We need to talk about ShamJam.

No, this isn’t about how much green to wear, the best Irish music to play or even the dreaded question of the weather forecast for March 4th (I’ll leave that to Chief Meteorologist Ryan Assarian). Rather, we need to talk about the arrangements that Fairfield University has made for the event; namely, the designated alcohol consumption area at the Townhouses.

The implementation of this strategy was outlined in a February 24th email from Meredith Smith, director of residence life, and Tolulope Omole, assistant director for junior and senior living. The decision permits responsible alcohol consumption in the area between Townhouse blocks 2-6 “between 12pm and roughly 4pm” on March 4th. However, it also prohibits student gatherings in other residence blocks during the same time period. For those who do not wish to drink, food trucks and other programming will be provided in the Quad.

The university’s decision to provide of-age students with a place to drink in peace for March 4th is unprecedented, if not necessarily unexpected. Although the escapades of the Fairfield student community at SantaCon last December are well represented on social media, they are not actions that have endeared the community to the administration or the residents of the town of Fairfield.

For those who may have forgotten, these actions included: public urination, open container violations, disorderly conduct, misuse of alcohol, incapacitation due to alcohol, and interruption of timely intervention by emergency services at Lantern Point. Yikes.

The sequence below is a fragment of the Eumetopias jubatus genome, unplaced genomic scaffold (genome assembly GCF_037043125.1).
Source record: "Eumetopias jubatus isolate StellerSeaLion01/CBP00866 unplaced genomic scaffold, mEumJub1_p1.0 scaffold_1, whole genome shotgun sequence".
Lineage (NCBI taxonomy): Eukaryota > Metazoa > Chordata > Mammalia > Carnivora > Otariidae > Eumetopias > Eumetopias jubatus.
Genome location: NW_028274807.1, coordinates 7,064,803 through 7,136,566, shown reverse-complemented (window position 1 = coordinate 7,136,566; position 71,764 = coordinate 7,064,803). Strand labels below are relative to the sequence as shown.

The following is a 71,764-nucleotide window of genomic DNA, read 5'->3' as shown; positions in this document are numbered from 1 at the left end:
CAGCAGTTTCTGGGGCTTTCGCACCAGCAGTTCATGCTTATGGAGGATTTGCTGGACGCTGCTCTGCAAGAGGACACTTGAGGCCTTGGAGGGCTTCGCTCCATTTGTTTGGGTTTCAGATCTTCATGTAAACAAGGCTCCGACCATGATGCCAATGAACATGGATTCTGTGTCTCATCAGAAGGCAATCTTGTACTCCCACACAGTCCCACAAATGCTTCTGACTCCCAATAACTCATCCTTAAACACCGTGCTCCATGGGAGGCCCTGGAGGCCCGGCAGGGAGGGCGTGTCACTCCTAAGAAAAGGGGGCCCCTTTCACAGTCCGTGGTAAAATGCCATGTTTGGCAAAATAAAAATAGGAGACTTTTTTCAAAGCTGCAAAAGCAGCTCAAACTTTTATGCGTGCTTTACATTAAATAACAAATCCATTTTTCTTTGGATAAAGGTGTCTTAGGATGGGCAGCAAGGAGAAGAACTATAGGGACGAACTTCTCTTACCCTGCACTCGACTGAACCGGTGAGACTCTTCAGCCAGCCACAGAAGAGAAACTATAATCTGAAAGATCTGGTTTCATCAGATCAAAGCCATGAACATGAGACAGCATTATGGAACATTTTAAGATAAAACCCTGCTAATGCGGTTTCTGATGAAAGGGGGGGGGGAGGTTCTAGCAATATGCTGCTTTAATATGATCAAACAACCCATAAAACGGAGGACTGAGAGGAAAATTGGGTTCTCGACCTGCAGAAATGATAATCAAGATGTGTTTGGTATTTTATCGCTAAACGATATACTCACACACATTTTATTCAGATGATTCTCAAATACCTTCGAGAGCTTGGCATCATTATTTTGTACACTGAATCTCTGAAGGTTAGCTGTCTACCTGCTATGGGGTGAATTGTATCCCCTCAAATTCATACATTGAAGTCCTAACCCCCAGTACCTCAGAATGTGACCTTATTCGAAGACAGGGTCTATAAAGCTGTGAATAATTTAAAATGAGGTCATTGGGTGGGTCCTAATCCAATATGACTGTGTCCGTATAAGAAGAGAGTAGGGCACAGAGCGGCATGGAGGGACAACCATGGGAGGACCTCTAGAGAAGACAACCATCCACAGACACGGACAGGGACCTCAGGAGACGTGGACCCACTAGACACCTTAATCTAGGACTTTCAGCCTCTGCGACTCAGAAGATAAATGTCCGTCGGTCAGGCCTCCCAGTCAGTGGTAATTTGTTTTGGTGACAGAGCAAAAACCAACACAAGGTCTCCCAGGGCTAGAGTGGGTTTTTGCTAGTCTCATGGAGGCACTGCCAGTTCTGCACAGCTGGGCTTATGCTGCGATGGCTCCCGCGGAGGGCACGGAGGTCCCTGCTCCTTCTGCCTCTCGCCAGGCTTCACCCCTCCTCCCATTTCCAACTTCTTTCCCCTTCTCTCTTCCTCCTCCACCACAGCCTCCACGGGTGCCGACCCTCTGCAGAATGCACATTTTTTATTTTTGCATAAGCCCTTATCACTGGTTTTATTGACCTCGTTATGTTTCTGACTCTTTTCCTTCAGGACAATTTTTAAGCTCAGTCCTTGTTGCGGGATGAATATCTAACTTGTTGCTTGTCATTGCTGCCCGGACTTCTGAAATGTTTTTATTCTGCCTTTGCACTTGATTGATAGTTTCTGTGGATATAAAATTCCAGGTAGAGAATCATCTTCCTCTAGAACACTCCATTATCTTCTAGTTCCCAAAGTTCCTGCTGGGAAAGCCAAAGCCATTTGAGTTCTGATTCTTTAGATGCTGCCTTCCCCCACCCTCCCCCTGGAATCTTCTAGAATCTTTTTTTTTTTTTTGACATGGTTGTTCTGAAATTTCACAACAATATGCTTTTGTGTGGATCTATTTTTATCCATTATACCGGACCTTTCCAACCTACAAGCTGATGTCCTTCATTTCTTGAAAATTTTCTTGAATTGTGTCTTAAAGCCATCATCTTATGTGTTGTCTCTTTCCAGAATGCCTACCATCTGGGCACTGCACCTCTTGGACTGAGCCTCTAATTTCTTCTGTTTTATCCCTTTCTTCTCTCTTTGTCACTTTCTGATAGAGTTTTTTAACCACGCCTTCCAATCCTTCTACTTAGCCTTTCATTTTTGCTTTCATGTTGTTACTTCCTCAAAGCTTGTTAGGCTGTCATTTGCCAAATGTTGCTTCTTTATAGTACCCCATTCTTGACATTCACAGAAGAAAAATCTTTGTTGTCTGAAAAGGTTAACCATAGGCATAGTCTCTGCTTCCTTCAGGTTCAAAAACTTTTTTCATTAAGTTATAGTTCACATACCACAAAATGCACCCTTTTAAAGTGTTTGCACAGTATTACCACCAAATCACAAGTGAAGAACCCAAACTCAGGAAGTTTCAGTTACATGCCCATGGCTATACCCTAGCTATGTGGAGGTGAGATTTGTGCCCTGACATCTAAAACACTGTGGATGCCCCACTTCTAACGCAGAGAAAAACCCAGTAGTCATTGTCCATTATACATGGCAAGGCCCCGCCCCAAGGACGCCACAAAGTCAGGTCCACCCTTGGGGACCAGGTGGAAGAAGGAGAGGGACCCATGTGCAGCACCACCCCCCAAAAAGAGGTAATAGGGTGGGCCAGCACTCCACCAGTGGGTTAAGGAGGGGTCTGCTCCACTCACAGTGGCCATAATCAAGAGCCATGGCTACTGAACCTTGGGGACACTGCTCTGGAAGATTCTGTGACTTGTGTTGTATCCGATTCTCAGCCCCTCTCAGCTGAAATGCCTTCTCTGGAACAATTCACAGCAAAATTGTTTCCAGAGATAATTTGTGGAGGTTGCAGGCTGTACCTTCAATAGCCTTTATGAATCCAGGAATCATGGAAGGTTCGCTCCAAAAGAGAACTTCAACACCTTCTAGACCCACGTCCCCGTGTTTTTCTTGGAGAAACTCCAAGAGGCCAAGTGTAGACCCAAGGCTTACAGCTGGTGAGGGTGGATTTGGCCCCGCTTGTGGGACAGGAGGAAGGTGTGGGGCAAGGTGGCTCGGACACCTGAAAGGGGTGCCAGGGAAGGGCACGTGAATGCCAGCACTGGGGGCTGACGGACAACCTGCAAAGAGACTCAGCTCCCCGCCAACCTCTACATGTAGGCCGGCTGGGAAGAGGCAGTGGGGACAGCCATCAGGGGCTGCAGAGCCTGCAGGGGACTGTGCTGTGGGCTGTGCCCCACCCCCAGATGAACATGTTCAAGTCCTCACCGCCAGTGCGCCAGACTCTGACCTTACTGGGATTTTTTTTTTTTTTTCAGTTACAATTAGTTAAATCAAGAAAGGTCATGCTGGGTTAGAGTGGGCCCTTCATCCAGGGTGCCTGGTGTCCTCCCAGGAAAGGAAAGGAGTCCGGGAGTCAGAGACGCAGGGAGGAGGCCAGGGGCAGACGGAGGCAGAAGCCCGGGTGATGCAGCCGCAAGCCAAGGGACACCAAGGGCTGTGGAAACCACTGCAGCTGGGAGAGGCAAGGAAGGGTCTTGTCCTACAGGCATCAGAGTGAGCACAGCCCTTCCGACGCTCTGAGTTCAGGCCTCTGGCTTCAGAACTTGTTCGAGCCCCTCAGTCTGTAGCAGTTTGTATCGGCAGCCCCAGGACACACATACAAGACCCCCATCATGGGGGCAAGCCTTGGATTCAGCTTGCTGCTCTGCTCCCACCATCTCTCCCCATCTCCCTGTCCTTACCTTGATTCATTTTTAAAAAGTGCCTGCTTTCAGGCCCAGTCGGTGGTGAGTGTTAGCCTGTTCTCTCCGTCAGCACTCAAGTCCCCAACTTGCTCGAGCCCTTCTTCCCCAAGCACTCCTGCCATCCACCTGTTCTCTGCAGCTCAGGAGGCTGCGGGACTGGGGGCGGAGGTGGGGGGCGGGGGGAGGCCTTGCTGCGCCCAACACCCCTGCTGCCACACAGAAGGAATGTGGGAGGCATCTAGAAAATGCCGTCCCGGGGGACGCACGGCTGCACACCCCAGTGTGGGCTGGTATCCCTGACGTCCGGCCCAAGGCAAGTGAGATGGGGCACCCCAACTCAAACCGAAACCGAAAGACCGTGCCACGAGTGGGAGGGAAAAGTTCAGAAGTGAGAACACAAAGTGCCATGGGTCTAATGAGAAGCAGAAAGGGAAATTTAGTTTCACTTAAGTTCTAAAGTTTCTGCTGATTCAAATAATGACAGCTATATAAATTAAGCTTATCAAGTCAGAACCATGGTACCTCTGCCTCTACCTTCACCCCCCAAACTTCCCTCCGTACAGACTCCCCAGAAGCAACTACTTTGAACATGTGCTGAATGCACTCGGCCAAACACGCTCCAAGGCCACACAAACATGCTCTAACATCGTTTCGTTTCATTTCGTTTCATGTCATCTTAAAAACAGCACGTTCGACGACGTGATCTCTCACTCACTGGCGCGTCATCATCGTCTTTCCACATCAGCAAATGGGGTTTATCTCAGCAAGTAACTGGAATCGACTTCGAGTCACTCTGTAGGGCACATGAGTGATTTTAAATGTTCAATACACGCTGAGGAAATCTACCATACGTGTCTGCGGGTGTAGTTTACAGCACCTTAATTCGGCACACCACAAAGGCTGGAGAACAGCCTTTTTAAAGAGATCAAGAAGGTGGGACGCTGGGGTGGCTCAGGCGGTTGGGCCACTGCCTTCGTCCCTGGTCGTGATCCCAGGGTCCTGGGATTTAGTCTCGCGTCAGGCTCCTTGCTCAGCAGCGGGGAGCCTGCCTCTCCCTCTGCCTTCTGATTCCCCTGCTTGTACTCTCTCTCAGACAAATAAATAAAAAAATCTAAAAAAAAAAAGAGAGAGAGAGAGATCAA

Put simply, Fairfield students did not look their best during SantaCon. While it is true that students from UConn, Quinnipiac, and Sacred Heart formed a portion of the crowd, the vast majority of attendees were undoubtedly Stags. With another highly touted student party fast approaching, the administration appears to have one goal in mind: prevent another debacle like SantaCon 2022 from disrupting the university’s delicate relationship with the town of Fairfield. The designated alcohol consumption area is a shrewd solution to this problem.

The most egregious problems witnessed at SantaCon were the result of too many non-beach residents converging on the point, choking the narrow roads with rideshares. Furthermore, restrictive open-container laws led students to drink heavily prior to their arrival in an effort to maintain a buzz for the duration of the party. At their best, these students were disorderly; at their worst, they strained the town’s police and medical services.

The approved plan for ShamJam has the ability, at least in theory, to mitigate these problems. Keeping the drinking close to home may disincentivize students to indulge in binge drinking, like that which occurred at SantaCon. If something goes wrong, the Department of Public Safety will be well-equipped to respond quickly and effectively. Perhaps most importantly, a party that is restricted to the Townhouses has minimal potential to irritate town residents.

If properly implemented, the university’s plan for ShamJam has the potential to make the event no more problematic than the average Saturday darty. If students are willing to work with the administration to make this iteration of ShamJam a success, then it could easily become the model for major student parties in the future.